Responding to Anger Crisis Situations

As I discussed in a recent post, the teacher’s first priority in an anger crisis situation is to ensure their personal safety and the safety of the other students. This may necessitate the removal of the student, or the audience.

After the student has calmed down, and accepted the relevant consequences for their actions, it is important to privately discuss their behaviour with them. (You can take the student aside in class, or if possible, take them for a 5 minute walk at Recess break. Sometimes it is more relaxing and beneficial to discuss these matters in informal settings). 


I often explain to the student that I can’t possibly understand what they are going through, but that it is normal to feel upset /angry. If they have exhibited a violent/aggressive response, I discuss coping strategies, and help the student identify more positive, less harmful responses. As a classroom teacher, this would inform a more formal behaviour management plan.

Anger Management (TeacherTube)


Useful Resources

Anger Management and Conflict Resolution for Middle School Students, a free PPT download from

“Part 3: Coping with crises, conflicts and difficult situations” in Magic Classroom Management. Rob Plevin (2008/9). (Email me for a copy – I have free distribution rights)

A Focus on the Teacher’s Attitude, Actions & Management Approach

The classroom teacher’s attitude, demonstrated through their words, actions, body language and management approach, is the most significant factor in successfully working with challenging students.

My father taught me that “when dealing with people’s problems, you need to lift the bandaid to understand why they behave as they do”. I believe teachers can play an important role in ‘lifting the bandaid and treating the festering sore beneath’.

This ‘bandaid’ metaphor describes my attitude and approach to dealing with students with ‘problem’ behaviours and special needs. (What is a ‘problem’ or challenging behaviour)

My Attitude & Actions
  • I understand that challenging students’ behaviour(s) are purposeful, and try to acknowledge their emotions & circumstances as valid and real.
  • As teachers, we have no control over the emotional baggage our students bring to school, and indeed, some have extremely complex problems.
  • What we can do; however, is acknowledge their emotions, and work to identify the purpose(s) of their behaviour.
    • This involves trying to neutralise the environmental triggers, intervening before the behaviour occurs.
    • It also involves teaching the child how to understand and better manage their emotions & behaviour.
  • We can also work to engage these students in their learning by:
    • incorporating their interests & talents into classroom learning activities
    • modifying teaching and learning processes to enable students’ participation in their learning (e.g. reducing reading content, asking peers to scribe information)

How does my Attitude inform my Management Approach?

As a professional relief teacher working in unfamiliar classes, I try to observe & win-over my challenging students. I may only work in the class for the day, but if/when I return, I can plan my management approach accordingly.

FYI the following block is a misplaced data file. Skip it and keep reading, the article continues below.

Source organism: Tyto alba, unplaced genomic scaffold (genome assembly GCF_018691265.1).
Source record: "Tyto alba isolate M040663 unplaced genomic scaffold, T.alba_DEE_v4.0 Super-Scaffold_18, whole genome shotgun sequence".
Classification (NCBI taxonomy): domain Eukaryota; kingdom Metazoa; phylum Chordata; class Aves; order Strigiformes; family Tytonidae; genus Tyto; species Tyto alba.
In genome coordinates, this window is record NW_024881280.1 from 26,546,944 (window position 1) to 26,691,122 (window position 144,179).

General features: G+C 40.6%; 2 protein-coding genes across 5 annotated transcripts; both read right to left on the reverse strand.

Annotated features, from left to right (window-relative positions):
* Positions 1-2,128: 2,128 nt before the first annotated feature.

To this end, I initially focus on proactive, preventative behaviour management measures. I observe and privately talk to the student in question, watching how they interact with other students and the relief teacher. If the negative or testing behaviours continue, I apply a system of graduated consequences based on 1-2-3 Magic™, bumping students towards Timeout, Buddy Class & ultimately Office Withdrawal.

I try to work along this continuum over time (a few hours). While this means I may temporarily put up with certain behaviours, it enables me to start identifying the purposes & triggers of the ‘problem’ behaviours. I suppose the only caveat is that you need to know and understand the school’s behaviour management policies, as I’ve been caught out on occasion by some radically different whole-school approaches.

As I’ve described in earlier posts, I supplement my in-class management approach by working to develop positive relationships with my most challenging students. Relief teaching is a difficult job at the best of times, but targeted relationship building efforts can help to significantly reduce your management challenges over time. 

Summing Up

I view my challenging students as a “a work in progress”. I’ve had my successes and failures, but I’ve been surprised to find that some of my most challenging students’ have incredible talents, interests, and intellect. Their considered contributions to class discussions and creative talents have, at times, amazed me.

Working with challenging students requires considerable time, effort and patience, but as I have found, the rewards are worth it.

The Classroom Learning Environment – Be Aware of the Audience

I’ve already explored the ‘3 R’s of an Effective Learning Environment” in a series of earlier posts; however, I have a few further points which specifically relate to the effective management of challenging students. In particular, it is extremely important to consider how the rest of your class reacts to your challenging student’s antics.

To see how this looks in practice, I’ve decided to share a recent relief experience (some details changed); one which leads into my next post on teachers’ attitudes and actions.

My Day